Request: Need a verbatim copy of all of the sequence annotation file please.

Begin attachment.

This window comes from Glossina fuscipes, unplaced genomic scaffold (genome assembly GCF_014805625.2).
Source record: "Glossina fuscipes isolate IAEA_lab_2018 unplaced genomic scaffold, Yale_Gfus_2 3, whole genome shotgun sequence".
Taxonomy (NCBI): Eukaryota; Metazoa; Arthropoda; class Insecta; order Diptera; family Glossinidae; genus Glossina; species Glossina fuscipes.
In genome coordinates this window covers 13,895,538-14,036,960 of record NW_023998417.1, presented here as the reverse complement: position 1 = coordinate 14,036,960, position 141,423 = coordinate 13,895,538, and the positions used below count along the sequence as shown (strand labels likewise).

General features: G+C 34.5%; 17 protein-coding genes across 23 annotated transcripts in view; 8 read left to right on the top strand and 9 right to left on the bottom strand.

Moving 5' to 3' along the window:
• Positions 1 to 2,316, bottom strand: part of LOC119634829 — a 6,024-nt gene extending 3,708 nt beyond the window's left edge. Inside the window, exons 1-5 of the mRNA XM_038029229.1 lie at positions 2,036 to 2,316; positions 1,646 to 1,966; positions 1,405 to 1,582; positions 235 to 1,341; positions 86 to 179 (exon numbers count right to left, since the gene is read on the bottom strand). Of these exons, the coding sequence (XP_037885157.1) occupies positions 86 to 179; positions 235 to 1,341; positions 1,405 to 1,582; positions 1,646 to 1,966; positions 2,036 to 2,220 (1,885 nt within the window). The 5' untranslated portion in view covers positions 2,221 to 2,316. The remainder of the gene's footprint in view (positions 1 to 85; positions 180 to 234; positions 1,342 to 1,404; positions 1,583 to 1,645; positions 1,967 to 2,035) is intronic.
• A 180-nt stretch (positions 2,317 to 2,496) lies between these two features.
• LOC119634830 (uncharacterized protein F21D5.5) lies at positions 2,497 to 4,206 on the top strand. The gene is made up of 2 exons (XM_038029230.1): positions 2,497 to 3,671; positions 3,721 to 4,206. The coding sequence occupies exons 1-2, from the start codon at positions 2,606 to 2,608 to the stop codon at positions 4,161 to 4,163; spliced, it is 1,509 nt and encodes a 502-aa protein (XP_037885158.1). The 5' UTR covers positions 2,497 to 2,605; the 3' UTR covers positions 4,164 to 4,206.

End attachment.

This window comes from Glossina fuscipes, unplaced genomic scaffold (genome assembly GCF_014805625.2).
Source record: "Glossina fuscipes isolate IAEA_lab_2018 unplaced genomic scaffold, Yale_Gfus_2 3, whole genome shotgun sequence".
Taxonomy (NCBI): Eukaryota; Metazoa; Arthropoda; class Insecta; order Diptera; family Glossinidae; genus Glossina; species Glossina fuscipes.
In genome coordinates this window covers 13,895,538-14,036,960 of record NW_023998417.1, presented here as the reverse complement: position 1 = coordinate 14,036,960, position 141,423 = coordinate 13,895,538, and the positions used below count along the sequence as shown (strand labels likewise).

General features: G+C 34.5%; 17 protein-coding genes across 23 annotated transcripts in view; 8 read left to right on the top strand and 9 right to left on the bottom strand.

Moving 5' to 3' along the window:
• Positions 1 to 2,316, bottom strand: part of LOC119634829 — a 6,024-nt gene extending 3,708 nt beyond the window's left edge. Inside the window, exons 1-5 of the mRNA XM_038029229.1 lie at positions 2,036 to 2,316; positions 1,646 to 1,966; positions 1,405 to 1,582; positions 235 to 1,341; positions 86 to 179 (exon numbers count right to left, since the gene is read on the bottom strand). Of these exons, the coding sequence (XP_037885157.1) occupies positions 86 to 179; positions 235 to 1,341; positions 1,405 to 1,582; positions 1,646 to 1,966; positions 2,036 to 2,220 (1,885 nt within the window). The 5' untranslated portion in view covers positions 2,221 to 2,316. The remainder of the gene's footprint in view (positions 1 to 85; positions 180 to 234; positions 1,342 to 1,404; positions 1,583 to 1,645; positions 1,967 to 2,035) is intronic.
• A 180-nt stretch (positions 2,317 to 2,496) lies between these two features.
• LOC119634830 (uncharacterized protein F21D5.5) lies at positions 2,497 to 4,206 on the top strand. The gene is made up of 2 exons (XM_038029230.1): positions 2,497 to 3,671; positions 3,721 to 4,206. The coding sequence occupies exons 1-2, from the start codon at positions 2,606 to 2,608 to the stop codon at positions 4,161 to 4,163; spliced, it is 1,509 nt and encodes a 502-aa protein (XP_037885158.1). The 5' UTR covers positions 2,497 to 2,605; the 3' UTR covers positions 4,164 to 4,206.